That maneuver is natural and practical for a massive state that requires a growing quantity of supplies and capabilities. The US may now seek to recruit countries to its struggle against China, a struggle which, until now, it was waging unilaterally. Israel’s own role in this epic struggle is small. It must prioritize and protect the strategic anchor that is the alliance with Washington, which is the highest strategic order for Jerusalem.
China, with its technology and economic prowess, has been keen to invest in infrastructure projects in Israel and to gain access to Israeli technology. Israel must always keep its finger on the pulse of such investments, keeping investment beating, but never garroting its vital strategic interests in the process.
Allowing China to take control of Israel’s 5G cellular network, for example, would mean ceding control of the information being relayed on the network to someone else. While it’s true that networks can be hacked regardless of who built them, it is easier for a global power to control and bring down a network it built on its own.
Similarly, a highly strategic seaport should not be in the hands of a power that can quickly change its views on Israeli interests, and which lacks common values with Israel. Again, a US-built port in Haifa, would have been far more preferable. Ultimately, the time has come for Israel to minimize Chinese involvement in strategic infrastructure projects, as quickly as possible, and to decrease the amount of time that Israel is committed to pre-existing projects.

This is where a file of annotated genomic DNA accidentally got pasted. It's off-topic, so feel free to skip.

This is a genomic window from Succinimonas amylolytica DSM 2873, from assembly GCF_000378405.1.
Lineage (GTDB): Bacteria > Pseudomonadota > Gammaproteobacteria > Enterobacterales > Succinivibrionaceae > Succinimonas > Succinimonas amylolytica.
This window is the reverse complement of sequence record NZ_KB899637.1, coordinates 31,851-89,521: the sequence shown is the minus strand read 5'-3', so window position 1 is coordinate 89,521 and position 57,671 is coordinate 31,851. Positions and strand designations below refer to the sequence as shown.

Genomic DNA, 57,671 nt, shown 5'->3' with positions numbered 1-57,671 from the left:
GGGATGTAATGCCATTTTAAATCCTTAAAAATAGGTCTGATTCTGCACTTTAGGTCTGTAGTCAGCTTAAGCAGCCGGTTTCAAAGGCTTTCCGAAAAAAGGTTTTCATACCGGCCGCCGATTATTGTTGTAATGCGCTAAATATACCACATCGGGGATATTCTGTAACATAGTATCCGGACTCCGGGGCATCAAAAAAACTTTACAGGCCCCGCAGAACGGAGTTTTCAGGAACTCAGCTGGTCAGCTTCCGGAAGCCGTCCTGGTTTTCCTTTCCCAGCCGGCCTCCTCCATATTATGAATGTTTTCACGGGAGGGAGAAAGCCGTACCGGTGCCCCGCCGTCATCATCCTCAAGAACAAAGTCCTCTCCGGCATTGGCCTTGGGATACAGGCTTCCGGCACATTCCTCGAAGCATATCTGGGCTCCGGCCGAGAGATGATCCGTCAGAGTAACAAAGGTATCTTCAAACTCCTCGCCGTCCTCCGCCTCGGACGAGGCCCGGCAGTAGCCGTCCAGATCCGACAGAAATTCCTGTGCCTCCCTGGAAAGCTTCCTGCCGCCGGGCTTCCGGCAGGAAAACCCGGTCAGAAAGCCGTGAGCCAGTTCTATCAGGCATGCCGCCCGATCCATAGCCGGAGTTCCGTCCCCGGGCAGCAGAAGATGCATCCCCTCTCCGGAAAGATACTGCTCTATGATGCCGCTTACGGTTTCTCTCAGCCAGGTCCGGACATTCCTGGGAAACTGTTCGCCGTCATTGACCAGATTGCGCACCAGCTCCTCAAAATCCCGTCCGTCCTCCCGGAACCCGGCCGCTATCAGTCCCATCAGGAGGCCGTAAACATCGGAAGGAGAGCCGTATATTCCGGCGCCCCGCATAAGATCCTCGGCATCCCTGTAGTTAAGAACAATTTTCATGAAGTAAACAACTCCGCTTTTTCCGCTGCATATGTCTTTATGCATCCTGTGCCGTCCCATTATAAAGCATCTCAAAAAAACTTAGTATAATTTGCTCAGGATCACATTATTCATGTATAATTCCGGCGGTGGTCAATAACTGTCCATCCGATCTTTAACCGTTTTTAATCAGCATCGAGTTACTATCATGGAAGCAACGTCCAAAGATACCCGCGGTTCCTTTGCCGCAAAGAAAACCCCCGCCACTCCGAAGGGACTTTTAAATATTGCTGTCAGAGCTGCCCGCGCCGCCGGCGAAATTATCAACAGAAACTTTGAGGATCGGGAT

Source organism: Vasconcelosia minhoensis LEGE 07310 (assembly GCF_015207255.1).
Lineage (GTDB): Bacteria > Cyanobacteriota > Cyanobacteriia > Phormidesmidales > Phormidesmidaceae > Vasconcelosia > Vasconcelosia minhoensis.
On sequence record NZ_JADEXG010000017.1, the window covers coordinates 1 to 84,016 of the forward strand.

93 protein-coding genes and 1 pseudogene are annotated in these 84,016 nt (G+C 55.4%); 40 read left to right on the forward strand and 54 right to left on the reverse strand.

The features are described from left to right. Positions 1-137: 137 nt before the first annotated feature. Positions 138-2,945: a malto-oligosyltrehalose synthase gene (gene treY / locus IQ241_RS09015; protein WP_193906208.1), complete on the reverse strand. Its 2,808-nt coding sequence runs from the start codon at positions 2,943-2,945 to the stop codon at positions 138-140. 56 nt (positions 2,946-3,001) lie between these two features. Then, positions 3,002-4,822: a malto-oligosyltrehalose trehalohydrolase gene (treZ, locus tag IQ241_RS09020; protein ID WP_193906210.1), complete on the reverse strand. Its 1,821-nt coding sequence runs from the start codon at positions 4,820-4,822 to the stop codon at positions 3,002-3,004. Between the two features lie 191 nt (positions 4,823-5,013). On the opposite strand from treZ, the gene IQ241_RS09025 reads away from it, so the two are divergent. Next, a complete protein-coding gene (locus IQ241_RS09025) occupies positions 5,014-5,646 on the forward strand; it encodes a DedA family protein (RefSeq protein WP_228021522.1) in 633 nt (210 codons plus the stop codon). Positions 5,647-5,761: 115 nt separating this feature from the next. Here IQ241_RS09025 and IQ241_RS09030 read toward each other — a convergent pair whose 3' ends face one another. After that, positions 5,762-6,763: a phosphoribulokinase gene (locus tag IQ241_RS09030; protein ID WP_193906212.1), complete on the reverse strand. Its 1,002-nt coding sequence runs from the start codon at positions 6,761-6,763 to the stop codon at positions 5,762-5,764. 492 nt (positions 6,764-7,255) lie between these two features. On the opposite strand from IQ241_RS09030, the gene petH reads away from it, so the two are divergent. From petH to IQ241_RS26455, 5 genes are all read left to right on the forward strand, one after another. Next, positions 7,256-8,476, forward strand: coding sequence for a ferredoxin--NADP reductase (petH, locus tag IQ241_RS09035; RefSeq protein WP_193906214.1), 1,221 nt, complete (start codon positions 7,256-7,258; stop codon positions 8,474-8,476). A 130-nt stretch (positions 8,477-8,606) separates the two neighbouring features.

Several papers produced by the Haifa Maritime Policy and Strategy center (HMS) have laid out the argument for such an approach. The matter at hand is one to be played out delicately. On one hand, foreign investment on sensitive projects should be the preserve of the strongest of allies. When Israel purchases submarines from Germany, for example, it does so knowing that it can rely on the German government for parts in the hour of need.
On the other hand, significant caution must be applied to any suggested breaking of ties with China. Beijing is a highly significant power, with many advantages for those who engage with it. Those include production and manufacturing abilities, efficient implementation, economic investment opportunities, and a desire to work with Israel. Those assets are not to be casually discarded.
Diplomatically, Israel must also take care not to be dragged into anti-Chinese sentiments or statements. It need not take up a frontline position in the campaign against China; it is not in a position that justifies or requires it taking on such a role.
The struggle against China is not an Israeli one, but in the coming months, Israel must monitor the global US – Chinese struggle while making its own decisions in accordance with its own strategic imperatives; something that inherently mandates China’s subjugation to America in the mindset of Israeli policymakers.
A clear line on where and when to engage with China – or not – should be drawn at vulnerable, strategic sites. Vulnerability and strategy should serve as the guiding lighthouses for Israel’s future engagement with China, and Israel’s relationship with America must remain the clearcut priority.